30th August 2015
When I walk with my dog I pass this well-known Power Plant which was built in 1920. The building is huge and impressive one.
The power plant was completed after World War I, and started operations in 1920, providing electricity for Bytom region (then part of Germany). The structure, originally intended to be an explosives factory, covers approximately 36,000 square metres (390,000 sq ft). It was originally operated by Schaffgotsch Bergwerksgesellschaft GmbH (a German company of the Schaffgotsch family). The structure was designed by German architects Georg and Emil Zillmann, known in Silesia as architects of the Nikiszowiecand Giszowiec districts in nearby Katowice. Notable features of the design included a large hall (2,800 square metres (30,000 sq ft)), three 120-metre (390 ft) chimneys, and a clock tower with a clock, one of the largest turret clocks in Poland.
By World War II the plant had a capacity of 100 MW. Quickly rebuilt after the war, and operating at a similar capacity in the 1950s, the Szombierki Power Plant was one of the largest in the People's Republic of Poland and Europe.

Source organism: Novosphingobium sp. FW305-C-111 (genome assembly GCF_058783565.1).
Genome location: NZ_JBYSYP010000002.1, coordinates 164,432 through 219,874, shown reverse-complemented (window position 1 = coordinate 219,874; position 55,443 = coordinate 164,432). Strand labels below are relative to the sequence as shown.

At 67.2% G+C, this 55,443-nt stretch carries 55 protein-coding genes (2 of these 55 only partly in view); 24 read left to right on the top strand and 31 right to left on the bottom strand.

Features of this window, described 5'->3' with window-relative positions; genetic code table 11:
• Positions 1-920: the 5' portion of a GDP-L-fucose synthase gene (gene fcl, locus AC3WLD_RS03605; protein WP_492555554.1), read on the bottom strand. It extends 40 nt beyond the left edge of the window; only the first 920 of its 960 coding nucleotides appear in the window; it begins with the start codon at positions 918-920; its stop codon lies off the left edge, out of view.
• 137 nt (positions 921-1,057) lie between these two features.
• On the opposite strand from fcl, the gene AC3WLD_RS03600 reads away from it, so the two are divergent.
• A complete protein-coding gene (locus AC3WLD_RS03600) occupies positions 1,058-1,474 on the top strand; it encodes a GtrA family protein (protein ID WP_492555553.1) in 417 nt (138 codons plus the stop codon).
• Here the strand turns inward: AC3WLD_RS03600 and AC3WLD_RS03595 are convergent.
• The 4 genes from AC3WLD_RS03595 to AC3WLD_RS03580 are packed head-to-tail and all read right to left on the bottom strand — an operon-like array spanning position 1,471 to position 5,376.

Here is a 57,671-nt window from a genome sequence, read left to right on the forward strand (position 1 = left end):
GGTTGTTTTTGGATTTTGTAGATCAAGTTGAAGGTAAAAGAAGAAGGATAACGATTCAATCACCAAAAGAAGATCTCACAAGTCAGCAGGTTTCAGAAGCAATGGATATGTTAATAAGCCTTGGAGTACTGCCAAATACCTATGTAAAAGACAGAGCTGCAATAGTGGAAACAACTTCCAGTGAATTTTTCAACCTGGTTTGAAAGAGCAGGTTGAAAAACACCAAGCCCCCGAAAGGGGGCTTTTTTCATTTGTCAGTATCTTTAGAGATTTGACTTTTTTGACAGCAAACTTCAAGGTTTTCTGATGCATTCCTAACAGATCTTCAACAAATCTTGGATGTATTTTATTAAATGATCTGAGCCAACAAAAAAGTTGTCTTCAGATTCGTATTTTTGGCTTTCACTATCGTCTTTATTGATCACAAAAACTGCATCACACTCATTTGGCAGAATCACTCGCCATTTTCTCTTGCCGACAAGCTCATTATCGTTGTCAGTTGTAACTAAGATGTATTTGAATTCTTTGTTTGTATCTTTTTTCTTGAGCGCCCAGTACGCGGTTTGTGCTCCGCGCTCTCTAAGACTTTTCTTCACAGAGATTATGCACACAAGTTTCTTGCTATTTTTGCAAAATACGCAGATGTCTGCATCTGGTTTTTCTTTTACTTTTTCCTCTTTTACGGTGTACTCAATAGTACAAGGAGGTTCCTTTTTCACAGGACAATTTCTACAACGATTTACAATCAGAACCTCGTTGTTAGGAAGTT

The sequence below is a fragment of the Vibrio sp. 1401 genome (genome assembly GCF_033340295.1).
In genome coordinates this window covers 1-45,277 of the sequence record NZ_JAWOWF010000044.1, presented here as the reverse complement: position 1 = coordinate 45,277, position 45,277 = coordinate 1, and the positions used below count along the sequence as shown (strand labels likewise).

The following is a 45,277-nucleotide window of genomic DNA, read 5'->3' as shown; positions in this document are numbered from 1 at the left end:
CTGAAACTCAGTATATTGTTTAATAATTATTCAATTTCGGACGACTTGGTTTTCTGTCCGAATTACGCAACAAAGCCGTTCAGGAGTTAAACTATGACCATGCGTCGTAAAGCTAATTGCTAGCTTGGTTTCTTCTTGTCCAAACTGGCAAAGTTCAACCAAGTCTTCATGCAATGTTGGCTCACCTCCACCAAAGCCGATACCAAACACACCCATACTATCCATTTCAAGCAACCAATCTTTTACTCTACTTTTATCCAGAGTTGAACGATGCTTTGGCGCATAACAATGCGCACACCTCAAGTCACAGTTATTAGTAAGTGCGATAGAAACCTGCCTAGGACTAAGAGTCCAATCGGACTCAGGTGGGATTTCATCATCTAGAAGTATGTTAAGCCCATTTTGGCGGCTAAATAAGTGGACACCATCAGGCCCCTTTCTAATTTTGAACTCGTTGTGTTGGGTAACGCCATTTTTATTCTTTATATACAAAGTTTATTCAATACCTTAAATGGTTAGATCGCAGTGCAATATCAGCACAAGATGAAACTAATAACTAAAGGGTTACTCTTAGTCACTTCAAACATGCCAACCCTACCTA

The Power Plant Szombierki belengs to ERIH.
There are plans to convert it into a museum or a similar type of a cultural institution.
In the 1970s, the power plant was converted from a thermal power station to a combined heat and power plant. It was modernised up until the mid 1990s, and from 1993 it was owned by Zespół Elektrociepłowni Bytom S.A. Since the late 1990s, the power plant has been operating at a significantly reduced capacity, used primarily as a reserve power plant. It is considered an industrial monument (a part of the Trail of Monuments of Engineering in the Silesian Voivodeship, Setting around power plant